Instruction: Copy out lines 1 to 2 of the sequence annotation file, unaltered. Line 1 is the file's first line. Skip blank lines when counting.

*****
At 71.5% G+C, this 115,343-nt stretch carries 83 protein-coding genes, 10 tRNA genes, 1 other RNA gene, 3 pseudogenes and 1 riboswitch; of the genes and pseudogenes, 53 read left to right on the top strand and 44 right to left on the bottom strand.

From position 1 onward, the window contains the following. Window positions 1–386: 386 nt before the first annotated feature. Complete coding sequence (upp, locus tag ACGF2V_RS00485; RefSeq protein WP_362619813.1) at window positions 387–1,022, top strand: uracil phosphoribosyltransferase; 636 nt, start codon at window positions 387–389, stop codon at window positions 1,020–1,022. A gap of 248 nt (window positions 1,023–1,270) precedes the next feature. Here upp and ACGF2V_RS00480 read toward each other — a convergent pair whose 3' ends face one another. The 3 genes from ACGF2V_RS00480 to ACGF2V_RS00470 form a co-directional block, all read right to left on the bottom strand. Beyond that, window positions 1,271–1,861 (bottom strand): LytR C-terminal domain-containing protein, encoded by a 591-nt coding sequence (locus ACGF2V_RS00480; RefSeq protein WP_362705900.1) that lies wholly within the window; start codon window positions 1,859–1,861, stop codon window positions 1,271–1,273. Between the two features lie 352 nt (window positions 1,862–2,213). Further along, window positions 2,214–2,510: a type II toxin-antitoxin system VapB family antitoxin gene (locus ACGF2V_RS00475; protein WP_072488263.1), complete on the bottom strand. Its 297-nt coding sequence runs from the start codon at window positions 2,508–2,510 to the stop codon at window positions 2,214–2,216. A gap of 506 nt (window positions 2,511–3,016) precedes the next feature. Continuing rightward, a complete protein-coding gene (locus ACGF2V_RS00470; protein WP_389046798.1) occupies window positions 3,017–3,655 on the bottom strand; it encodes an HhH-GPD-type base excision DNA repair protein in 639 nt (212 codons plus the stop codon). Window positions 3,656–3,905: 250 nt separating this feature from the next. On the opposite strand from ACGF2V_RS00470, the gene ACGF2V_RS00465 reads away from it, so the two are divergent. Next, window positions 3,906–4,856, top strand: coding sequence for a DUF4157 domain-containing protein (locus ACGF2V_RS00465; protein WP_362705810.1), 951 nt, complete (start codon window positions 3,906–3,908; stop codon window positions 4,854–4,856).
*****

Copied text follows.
At 71.5% G+C, this 115,343-nt stretch carries 83 protein-coding genes, 10 tRNA genes, 1 other RNA gene, 3 pseudogenes and 1 riboswitch; of the genes and pseudogenes, 53 read left to right on the top strand and 44 right to left on the bottom strand.

From position 1 onward, the window contains the following. Window positions 1–386: 386 nt before the first annotated feature. Complete coding sequence (upp, locus tag ACGF2V_RS00485; RefSeq protein WP_362619813.1) at window positions 387–1,022, top strand: uracil phosphoribosyltransferase; 636 nt, start codon at window positions 387–389, stop codon at window positions 1,020–1,022. A gap of 248 nt (window positions 1,023–1,270) precedes the next feature. Here upp and ACGF2V_RS00480 read toward each other — a convergent pair whose 3' ends face one another. The 3 genes from ACGF2V_RS00480 to ACGF2V_RS00470 form a co-directional block, all read right to left on the bottom strand. Beyond that, window positions 1,271–1,861 (bottom strand): LytR C-terminal domain-containing protein, encoded by a 591-nt coding sequence (locus ACGF2V_RS00480; RefSeq protein WP_362705900.1) that lies wholly within the window; start codon window positions 1,859–1,861, stop codon window positions 1,271–1,273. Between the two features lie 352 nt (window positions 1,862–2,213). Further along, window positions 2,214–2,510: a type II toxin-antitoxin system VapB family antitoxin gene (locus ACGF2V_RS00475; protein WP_072488263.1), complete on the bottom strand. Its 297-nt coding sequence runs from the start codon at window positions 2,508–2,510 to the stop codon at window positions 2,214–2,216. A gap of 506 nt (window positions 2,511–3,016) precedes the next feature. Continuing rightward, a complete protein-coding gene (locus ACGF2V_RS00470; protein WP_389046798.1) occupies window positions 3,017–3,655 on the bottom strand; it encodes an HhH-GPD-type base excision DNA repair protein in 639 nt (212 codons plus the stop codon). Window positions 3,656–3,905: 250 nt separating this feature from the next. On the opposite strand from ACGF2V_RS00470, the gene ACGF2V_RS00465 reads away from it, so the two are divergent. Next, window positions 3,906–4,856, top strand: coding sequence for a DUF4157 domain-containing protein (locus ACGF2V_RS00465; protein WP_362705810.1), 951 nt, complete (start codon window positions 3,906–3,908; stop codon window positions 4,854–4,856).